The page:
We had made a mental note to stop by this neat looking little Portuguese place on Kingsway after seeing it while driving through the neighborhood. There was no info about it online when we checked so we figured it must be new (apparently it’s been there for a while under a different name before being renovated: Cinco Estrelas), and it stood out to us in the sea of Vietnamese restaurants in that area. So tonight we took the plunge…
On the walk up to the restaurant we noticed a couple interesting pieces of machinery, and decided to snap pics even though we had no idea what they are…portable ovens of some sort? To be hauled around on a food cart or something? I still don’t know, but the flames coming out of the red one look pretty cool eh?
Upon stepping into the restaurant we were greeted by a warm and slightly upscale atmosphere; various statues and paintings and odds and ends including a model ship served as decor and the place had a nice vibe to it. We were seated next to the window and given a basket with two Portuguese buns in it and some butter packets…two different brands too, as if they were acquired from different places at different times. Wendy’s was partially opened for some reason… We probably should have taken that as a sign, and I know after seeing the prices on the menu I would have liked to get up and go, but we chose to soldier on since we had already stopped at two restaurants along the way that had wait times for a seat.
Appetizers hovered around the $10 range and mains were $20-25. Not outrageous or anything, but definitely far more than you would be spending anywhere else on that stretch of Kingsway. I will say their breakfast and lunch prices are a little more down to earth, breakfasts start at $6 and you can grab a sandwich at lunch for $7. Our server rattled off a list of specials so lengthy and with such variations in price that we both had to ask to see the sheet he was reading them off of. I think the specials may have outnumbered the mains on the menu itself! We both ended up ordering specials.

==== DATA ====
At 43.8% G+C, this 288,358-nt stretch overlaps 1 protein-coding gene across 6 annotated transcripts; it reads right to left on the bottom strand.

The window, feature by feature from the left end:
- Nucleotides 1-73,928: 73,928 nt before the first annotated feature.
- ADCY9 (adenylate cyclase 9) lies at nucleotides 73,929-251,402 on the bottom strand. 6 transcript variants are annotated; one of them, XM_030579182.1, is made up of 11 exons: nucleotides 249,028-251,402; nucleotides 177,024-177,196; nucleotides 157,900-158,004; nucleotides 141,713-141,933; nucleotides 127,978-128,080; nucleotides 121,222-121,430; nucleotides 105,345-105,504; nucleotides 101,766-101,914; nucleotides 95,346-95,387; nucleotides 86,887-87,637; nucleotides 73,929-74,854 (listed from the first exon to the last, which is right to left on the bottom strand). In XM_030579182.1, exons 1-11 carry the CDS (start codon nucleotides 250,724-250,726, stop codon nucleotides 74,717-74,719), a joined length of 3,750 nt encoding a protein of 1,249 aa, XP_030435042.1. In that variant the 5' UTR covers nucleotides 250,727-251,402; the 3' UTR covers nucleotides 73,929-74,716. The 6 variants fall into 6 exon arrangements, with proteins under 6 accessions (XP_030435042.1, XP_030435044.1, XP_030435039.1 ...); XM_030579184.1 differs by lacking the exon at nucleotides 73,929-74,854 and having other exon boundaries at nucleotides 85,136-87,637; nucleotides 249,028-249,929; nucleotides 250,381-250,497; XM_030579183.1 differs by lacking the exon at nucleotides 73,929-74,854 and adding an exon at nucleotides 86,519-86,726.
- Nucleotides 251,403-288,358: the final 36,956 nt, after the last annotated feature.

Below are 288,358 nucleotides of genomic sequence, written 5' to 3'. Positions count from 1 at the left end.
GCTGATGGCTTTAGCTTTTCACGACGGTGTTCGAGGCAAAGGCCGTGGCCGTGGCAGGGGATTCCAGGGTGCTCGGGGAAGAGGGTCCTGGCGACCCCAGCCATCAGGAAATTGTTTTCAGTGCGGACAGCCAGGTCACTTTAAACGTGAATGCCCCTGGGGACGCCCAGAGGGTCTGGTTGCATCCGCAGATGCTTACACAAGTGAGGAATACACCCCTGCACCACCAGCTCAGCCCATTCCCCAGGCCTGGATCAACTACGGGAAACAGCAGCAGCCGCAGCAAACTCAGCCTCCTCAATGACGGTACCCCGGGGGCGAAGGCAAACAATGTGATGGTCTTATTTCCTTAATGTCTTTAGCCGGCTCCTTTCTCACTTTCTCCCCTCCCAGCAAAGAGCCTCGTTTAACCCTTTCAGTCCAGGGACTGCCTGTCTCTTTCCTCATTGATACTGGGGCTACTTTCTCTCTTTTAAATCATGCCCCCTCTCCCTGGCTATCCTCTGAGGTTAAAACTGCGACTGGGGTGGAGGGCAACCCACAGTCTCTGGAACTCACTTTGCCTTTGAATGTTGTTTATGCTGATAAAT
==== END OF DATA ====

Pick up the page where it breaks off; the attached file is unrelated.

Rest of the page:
I chose the Duck with Papaya Gin Sauce ($25), definitely the most interesting sounding meal on offer. It came with potatoes and veggies as did most, if not all of the special dishes. The duck was cooked right, and the sauce was what I expected, basically a gravy with chunks of papaya and just a hint of the alcohol. I enjoyed soaking it up with the meat, and if our bread was refilled I’m sure it would have been put to good use sopping up the juices. The potatoes were roasted and salted, with the “creamy” texture Wendy likes. I thought they were decent too. The veggies were another matter though. I’m pretty sure the baby carrot sticks were just plain raw, and the cauliflower nearly raw. The peppers were very lightly grilled; I personally enjoyed them that way but Wendy actually bagged hers (along with some meat) to microwave to give it a softer texture.
Wendy went with the Mixed Grill ($26). It consisted of steak, quail, a pork chop and chouriço, a sour (in this case at least) version of chorizo sausage, all drizzled with house piri piri sauce. There was a decent amount of meat on the plate, but it was all dry dry dry. The exception being the steak, which was thin on one end, thick on the other, which translated to extremely well done one bite, practically raw the next. I tried a bite of it and ended up having to spit it out, there was no way I could chew through steak that tough. Even the underwhelming mix grill she had at Eh! Restaurant for less than ten bucks (see our review of Eh! Restaurant) beat this one hands down. And their potatoes were better too!